London’s Euro Clearing May Not Be Up for Grabs, Hammond SaysBy and
Any ECB attempt to move clearing would take time, Hammond said
LSE CEO has said 100,000 jobs are at risk if clearing moves
Clearing has become a pawn in the post-Brexit battle for London’s financial services industry, but U.K. Chancellor of the Exchequer Philip Hammond says it may not necessarily be up for grabs after all.
Most interest-rate swaps trading and clearing in the euro currency takes place in the U.K., a feature that for years has made the European Central Bank uneasy. Hammond’s predecessor, George Osborne, fought a legal battle to protect that business and won. The battle for London’s $570 billion of daily euro derivatives trading was reawakened after Britons voted in June to leave the European Union.
“If the ECB was minded to try its hand, as it were, to try again, to dictate how euro-denominated clearing takes place, that would be a legal process that would take time,” Hammond said today in a Bloomberg Television interview in New York. “I think that’s some way down the line.”
Officials in France and Germany have targeted euro clearing as an industry that belongs in the bloc. Global bank executives are taking that threat seriously and are making plans to deal with the fallout.
It could be legally difficult for the ECB to strip clearing from the U.K. without discriminating against some EU members, Hammond said in the interview during his first trip to New York’s Wall Street as finance minister. He noted that other EU countries also clear euro derivatives, and they’re entitled to single-market protections. For example, euro interest-rate swaps are traded in Sweden, which is part of the EU but doesn’t use the common currency.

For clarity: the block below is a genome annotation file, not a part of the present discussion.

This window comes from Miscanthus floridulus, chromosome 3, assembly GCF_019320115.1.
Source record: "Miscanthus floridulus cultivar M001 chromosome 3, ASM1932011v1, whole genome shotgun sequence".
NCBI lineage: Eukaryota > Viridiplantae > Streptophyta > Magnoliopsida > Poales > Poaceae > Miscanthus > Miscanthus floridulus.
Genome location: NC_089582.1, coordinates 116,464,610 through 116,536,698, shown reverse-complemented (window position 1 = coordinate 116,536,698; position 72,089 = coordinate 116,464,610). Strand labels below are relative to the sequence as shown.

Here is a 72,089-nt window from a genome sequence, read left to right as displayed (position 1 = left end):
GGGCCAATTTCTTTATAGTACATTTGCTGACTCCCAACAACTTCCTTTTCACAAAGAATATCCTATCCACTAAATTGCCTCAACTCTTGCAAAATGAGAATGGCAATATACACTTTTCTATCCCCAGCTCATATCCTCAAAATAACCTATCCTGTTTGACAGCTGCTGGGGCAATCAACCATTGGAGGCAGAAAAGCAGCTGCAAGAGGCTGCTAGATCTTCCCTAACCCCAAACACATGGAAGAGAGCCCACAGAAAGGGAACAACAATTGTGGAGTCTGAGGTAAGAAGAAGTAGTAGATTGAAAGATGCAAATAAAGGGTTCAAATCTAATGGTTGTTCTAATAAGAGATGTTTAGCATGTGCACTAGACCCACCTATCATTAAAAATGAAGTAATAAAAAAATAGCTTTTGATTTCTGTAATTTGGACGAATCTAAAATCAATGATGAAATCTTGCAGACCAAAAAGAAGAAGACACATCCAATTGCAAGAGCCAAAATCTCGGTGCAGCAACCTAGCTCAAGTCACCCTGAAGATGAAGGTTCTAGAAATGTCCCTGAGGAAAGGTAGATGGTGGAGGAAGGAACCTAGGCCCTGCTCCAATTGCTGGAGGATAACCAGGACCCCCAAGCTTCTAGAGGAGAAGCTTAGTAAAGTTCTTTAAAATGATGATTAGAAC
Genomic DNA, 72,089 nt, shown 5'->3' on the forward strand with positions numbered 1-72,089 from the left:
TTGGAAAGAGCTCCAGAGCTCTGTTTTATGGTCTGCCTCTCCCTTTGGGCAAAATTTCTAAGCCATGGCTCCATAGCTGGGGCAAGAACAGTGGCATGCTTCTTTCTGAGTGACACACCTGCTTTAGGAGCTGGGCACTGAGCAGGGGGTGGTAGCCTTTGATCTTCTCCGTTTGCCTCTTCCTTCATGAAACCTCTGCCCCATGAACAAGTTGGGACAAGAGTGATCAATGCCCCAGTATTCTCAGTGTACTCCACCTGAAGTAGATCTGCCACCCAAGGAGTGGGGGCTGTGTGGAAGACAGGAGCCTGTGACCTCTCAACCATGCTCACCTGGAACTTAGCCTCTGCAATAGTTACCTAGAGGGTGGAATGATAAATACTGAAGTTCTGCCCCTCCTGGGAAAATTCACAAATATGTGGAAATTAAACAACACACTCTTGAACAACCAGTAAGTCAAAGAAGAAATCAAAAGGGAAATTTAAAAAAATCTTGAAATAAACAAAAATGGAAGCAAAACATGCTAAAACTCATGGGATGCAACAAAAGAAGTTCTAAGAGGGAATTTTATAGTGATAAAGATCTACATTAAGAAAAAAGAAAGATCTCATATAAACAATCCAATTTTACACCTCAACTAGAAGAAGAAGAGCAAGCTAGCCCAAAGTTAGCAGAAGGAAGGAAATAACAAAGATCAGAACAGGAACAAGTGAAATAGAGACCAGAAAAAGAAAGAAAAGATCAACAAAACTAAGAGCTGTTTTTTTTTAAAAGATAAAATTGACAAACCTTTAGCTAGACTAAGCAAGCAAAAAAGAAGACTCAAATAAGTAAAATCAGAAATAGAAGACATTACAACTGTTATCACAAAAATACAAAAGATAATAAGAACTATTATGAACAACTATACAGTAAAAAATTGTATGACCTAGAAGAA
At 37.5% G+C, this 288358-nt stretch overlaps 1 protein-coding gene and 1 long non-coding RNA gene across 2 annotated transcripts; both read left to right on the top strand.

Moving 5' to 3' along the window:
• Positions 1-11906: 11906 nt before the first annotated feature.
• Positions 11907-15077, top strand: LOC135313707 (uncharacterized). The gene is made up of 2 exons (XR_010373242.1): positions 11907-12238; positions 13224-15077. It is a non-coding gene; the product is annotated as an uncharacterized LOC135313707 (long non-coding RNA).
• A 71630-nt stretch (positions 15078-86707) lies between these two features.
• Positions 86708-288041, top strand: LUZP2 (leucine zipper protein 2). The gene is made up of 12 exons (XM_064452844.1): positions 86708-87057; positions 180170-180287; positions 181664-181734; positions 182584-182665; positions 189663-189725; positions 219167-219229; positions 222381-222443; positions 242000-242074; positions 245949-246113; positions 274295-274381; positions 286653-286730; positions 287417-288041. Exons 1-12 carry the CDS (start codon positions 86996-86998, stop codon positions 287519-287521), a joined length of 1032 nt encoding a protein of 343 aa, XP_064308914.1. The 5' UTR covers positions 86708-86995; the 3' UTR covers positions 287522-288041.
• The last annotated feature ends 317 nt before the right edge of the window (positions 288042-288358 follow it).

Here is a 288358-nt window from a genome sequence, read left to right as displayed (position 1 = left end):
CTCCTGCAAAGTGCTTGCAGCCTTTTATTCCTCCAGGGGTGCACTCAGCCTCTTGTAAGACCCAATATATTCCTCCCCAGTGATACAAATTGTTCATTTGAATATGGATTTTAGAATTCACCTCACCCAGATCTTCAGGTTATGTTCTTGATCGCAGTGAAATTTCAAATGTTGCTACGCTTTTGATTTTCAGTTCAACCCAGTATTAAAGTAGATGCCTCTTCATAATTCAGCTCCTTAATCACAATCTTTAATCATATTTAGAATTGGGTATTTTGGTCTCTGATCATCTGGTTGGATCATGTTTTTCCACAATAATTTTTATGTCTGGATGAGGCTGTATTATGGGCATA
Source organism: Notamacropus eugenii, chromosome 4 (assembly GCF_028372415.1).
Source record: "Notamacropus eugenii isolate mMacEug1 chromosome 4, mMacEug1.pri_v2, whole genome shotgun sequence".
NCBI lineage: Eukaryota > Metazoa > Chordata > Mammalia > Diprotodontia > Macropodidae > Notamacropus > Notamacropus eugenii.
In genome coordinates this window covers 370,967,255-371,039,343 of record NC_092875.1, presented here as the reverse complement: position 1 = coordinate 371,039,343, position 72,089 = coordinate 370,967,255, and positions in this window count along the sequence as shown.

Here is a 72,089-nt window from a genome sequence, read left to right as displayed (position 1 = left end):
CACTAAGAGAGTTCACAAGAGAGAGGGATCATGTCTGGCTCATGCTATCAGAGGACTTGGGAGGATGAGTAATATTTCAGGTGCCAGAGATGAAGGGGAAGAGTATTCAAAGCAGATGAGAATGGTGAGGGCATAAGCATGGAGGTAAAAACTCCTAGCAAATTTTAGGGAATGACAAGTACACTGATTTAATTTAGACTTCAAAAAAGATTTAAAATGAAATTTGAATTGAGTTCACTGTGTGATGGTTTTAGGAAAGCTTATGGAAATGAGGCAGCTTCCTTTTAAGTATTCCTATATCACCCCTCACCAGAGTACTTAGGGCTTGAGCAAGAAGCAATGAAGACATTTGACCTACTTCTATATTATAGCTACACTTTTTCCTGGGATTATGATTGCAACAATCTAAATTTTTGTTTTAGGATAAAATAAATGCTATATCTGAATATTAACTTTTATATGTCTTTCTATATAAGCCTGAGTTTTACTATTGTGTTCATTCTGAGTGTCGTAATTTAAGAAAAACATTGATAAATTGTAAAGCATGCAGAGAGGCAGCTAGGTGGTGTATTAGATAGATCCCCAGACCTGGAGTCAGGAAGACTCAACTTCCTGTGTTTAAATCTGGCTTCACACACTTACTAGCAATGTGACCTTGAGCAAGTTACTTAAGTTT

“It’s by no means clear to me that the rules of the single market, even after Britain has left, would permit the ECB to require euro-denominated instruments to be cleared inside the euro zone,” Hammond said.
Clearinghouses are designed to prevent a default from spiraling out of control -- they act as a firewall by holding collateral and monitoring risks. Regulators see them as one of the best ways to prevent another financial crisis, and so their role in global finance has become far more entrenched in recent years.
London Stock Exchange Group Plc is the majority owner of LCH, the world’s largest clearinghouse for over-the-counter derivatives linked to interest rates. CEO Xavier Rolet said earlier this month that 100,000 U.K. jobs would be at risk if clearing leaves the country. About 700 people are directly employed in London’s clearinghouses, including more than 500 at LCH.
The chancellor was seeking to calm nerves among businesses and bankers after Prime Minister Theresa May used her Conservative Party’s annual conference this week to attack “international elites” and pledged to make capitalism fairer for workers.
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— With assistance by Gavin Finch